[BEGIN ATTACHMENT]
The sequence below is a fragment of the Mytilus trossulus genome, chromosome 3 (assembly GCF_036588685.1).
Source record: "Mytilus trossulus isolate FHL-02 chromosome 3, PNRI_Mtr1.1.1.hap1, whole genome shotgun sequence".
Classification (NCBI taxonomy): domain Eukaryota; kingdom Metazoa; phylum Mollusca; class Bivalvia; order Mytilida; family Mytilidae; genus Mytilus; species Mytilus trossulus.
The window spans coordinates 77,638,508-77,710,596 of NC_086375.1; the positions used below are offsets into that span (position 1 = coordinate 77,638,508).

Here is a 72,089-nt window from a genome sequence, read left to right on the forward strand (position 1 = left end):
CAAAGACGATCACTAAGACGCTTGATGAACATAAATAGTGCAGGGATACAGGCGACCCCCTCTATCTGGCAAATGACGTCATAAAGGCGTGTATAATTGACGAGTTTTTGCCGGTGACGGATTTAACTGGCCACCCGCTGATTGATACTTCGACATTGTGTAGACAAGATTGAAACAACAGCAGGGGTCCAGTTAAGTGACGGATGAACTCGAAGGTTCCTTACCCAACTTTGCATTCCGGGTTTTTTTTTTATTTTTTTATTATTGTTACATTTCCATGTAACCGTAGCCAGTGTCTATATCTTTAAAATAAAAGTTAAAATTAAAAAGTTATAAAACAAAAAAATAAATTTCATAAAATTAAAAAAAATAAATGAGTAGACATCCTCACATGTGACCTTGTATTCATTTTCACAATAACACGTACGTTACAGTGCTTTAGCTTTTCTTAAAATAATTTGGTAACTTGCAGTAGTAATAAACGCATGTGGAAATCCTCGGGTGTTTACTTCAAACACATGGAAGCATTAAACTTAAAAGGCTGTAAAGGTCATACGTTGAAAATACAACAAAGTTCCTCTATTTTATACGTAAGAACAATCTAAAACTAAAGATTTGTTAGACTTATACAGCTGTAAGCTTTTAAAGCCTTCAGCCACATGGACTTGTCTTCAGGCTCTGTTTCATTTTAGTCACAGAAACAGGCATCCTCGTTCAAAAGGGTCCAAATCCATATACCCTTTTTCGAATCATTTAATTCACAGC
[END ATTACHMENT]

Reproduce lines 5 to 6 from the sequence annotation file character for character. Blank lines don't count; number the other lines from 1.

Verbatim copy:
Here is a 72,089-nt window from a genome sequence, read left to right on the forward strand (position 1 = left end):
CAAAGACGATCACTAAGACGCTTGATGAACATAAATAGTGCAGGGATACAGGCGACCCCCTCTATCTGGCAAATGACGTCATAAAGGCGTGTATAATTGACGAGTTTTTGCCGGTGACGGATTTAACTGGCCACCCGCTGATTGATACTTCGACATTGTGTAGACAAGATTGAAACAACAGCAGGGGTCCAGTTAAGTGACGGATGAACTCGAAGGTTCCTTACCCAACTTTGCATTCCGGGTTTTTTTTTTATTTTTTTATTATTGTTACATTTCCATGTAACCGTAGCCAGTGTCTATATCTTTAAAATAAAAGTTAAAATTAAAAAGTTATAAAACAAAAAAATAAATTTCATAAAATTAAAAAAAATAAATGAGTAGACATCCTCACATGTGACCTTGTATTCATTTTCACAATAACACGTACGTTACAGTGCTTTAGCTTTTCTTAAAATAATTTGGTAACTTGCAGTAGTAATAAACGCATGTGGAAATCCTCGGGTGTTTACTTCAAACACATGGAAGCATTAAACTTAAAAGGCTGTAAAGGTCATACGTTGAAAATACAACAAAGTTCCTCTATTTTATACGTAAGAACAATCTAAAACTAAAGATTTGTTAGACTTATACAGCTGTAAGCTTTTAAAGCCTTCAGCCACATGGACTTGTCTTCAGGCTCTGTTTCATTTTAGTCACAGAAACAGGCATCCTCGTTCAAAAGGGTCCAAATCCATATACCCTTTTTCGAATCATTTAATTCACAGC